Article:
After nightfall on Saturday, February 10, when three stars could be seen in the sky, Independent Jewish Voices (IJV) McGill hosted their first politically radical Jewish reading group, wittily named “Shabook Shalom.” IJV McGill is a group of Jewish students and community members who stand in solidarity with Palestine. Shabook Shalom was started in order to provide a space to “explore Jewish identity, tradition, and radical political history through an anti-colonial [and] anti-Zionist lens.” An introductory land acknowledgement recognized our gathering on the unceded territory of the Kanien’kehá:ka. The land acknowledgement also addressed the fact that both Palestine and Canada are occupied territories, and that in order to address colonization abroad, we must also address the ways we are complicit in colonization in Montreal. IJV McGill states that “we see this acknowledgement as a first step in fulfilling our constant responsibility to Indigenous peoples and the land that we organize on.”
The Havdallah Ritual
Before beginning our discussion of this week’s assigned reading, we performed the Havdallah ritual, done every Saturday after nightfall. Havdallah marks the separation between Shabbat and the rest of the week. The ritual consists of four blessings: a blessing on wine (or grape juice), a blessing on spices, a blessing on fire, and a blessing on Havdallah itself. The ritual begins with the lighting of a special braided candle, whereby several wicks come together to form a single flame. Unable to locate such a candle, we instead used several rainbow birthday candles “because they were gay.” We then sang the four blessings while passing around the spices for everyone to smell. I’ve been told that we smell the spices to awaken our senses to the new week. The final blessing, the blessing on Havdallah itself, is a blessing for the separation between all things: the separation between light and dark, between the sacred and the mundane, between Shabbat and the rest of the week. The ritual ends when we extinguish the flame of the candle into the wine (or grape juice). Before I extinguished the flame, I told everyone: “The longer the sizzle, the sweeter the week.” As I dipped the flame into the grape juice, the fire sputtered and gave a weak sizzle. Everyone laughed, and we joked about how the week would be quietly sweet.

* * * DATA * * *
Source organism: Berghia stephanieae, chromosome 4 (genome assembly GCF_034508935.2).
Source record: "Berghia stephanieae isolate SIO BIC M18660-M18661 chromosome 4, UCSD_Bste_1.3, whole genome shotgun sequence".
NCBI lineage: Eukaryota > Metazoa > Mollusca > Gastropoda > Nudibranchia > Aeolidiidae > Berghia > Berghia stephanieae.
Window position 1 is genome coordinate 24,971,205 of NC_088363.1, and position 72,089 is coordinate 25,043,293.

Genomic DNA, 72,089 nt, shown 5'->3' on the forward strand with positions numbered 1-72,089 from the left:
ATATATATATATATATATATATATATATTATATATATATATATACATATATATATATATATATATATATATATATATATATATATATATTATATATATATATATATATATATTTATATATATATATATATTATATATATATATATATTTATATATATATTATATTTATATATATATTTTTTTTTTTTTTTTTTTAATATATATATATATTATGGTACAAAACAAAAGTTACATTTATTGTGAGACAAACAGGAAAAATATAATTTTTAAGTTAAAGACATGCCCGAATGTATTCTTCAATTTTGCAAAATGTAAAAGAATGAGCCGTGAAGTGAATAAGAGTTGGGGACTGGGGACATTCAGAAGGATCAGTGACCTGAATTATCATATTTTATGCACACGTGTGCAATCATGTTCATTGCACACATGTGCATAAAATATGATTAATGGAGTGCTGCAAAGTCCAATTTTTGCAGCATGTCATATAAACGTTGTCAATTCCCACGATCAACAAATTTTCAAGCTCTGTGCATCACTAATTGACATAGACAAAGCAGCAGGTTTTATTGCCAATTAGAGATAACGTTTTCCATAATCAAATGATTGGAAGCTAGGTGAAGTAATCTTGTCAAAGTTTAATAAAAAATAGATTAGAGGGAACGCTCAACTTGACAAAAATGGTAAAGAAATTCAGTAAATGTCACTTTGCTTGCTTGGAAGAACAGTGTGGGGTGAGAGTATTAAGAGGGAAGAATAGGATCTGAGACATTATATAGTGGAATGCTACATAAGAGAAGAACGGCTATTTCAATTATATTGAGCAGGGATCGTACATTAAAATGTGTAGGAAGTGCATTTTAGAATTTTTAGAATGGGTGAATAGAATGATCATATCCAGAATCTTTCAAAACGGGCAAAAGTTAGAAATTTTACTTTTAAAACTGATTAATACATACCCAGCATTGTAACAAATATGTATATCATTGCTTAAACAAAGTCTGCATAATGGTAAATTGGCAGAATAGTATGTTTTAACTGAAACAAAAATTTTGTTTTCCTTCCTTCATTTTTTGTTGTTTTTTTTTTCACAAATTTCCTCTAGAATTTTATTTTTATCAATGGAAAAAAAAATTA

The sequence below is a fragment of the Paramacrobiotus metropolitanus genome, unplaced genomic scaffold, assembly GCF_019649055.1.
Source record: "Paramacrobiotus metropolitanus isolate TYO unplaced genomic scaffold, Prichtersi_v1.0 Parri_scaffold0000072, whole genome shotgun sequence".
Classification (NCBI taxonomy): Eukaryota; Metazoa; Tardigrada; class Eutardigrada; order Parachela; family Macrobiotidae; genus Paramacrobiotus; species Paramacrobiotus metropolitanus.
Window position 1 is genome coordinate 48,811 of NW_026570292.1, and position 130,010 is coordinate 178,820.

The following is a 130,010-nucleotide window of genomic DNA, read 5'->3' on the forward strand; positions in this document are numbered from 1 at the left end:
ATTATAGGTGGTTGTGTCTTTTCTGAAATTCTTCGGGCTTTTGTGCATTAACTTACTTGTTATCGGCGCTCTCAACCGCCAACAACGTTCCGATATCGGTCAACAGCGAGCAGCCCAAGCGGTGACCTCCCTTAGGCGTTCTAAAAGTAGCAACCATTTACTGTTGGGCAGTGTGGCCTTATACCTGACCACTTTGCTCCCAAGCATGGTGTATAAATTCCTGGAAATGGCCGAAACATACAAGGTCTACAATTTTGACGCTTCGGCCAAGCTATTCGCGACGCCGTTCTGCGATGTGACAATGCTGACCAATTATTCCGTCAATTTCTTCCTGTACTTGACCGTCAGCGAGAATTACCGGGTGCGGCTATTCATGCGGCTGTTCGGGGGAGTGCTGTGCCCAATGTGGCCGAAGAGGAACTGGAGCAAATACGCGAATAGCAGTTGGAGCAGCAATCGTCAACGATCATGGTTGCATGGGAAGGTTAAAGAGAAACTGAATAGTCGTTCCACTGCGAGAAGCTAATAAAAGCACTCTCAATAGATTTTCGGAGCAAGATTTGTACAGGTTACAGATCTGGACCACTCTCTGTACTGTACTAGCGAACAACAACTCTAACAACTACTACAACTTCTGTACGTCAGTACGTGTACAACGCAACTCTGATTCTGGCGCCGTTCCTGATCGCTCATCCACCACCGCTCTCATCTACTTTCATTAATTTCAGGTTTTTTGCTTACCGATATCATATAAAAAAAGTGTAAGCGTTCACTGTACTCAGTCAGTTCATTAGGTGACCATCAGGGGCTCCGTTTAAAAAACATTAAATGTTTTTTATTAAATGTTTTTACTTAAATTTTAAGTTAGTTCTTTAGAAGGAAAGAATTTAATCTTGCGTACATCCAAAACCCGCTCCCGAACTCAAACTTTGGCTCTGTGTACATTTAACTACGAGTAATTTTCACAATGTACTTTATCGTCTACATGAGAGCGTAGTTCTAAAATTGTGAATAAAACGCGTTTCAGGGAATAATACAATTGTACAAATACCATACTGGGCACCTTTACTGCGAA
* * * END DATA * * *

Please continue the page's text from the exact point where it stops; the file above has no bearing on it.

Havdallah has always been my favourite ritual. Something about the darkness, the candlelight, the singing, the scent of the spices, the sense of closeness and community; something about the ritual has always been deeply beautiful to me. Perhaps it is the way it occupies this liminal space between light and dark, between the sacred and the mundane, between myself and everyone else singing the li-li-li’s of the blessings. The Havdallah blessing may be for the separation between all things, but I think it is also about the connection between all things. When you sing the Havdallah blessing on the fire, you’re supposed to hold your hand up to the flame and fold your fingers over to see the shadow of your fingers on your palm. And this is supposed to be a reminder of the separation between lightness and darkness. To me, it is also a reminder of the way that lightness creates darkness, the way the flame casts the shadow, the way that separation is also connection. After many years of not practicing Havdallah, leading this service for IJV was a sweet reminder of my connection to Jewishness and the Jewish community.
And this is why IJV McGill is so important to so many young Jews. After being alienated from our Jewishness, whether it be through Zionism or something else, IJV McGill allows us to come back to it, each in our own ways. Whether it be through ritual, political action, or community gathering, we are all offered a way back to our Jewishness.
Critiquing Herzl’s Der Judenstaat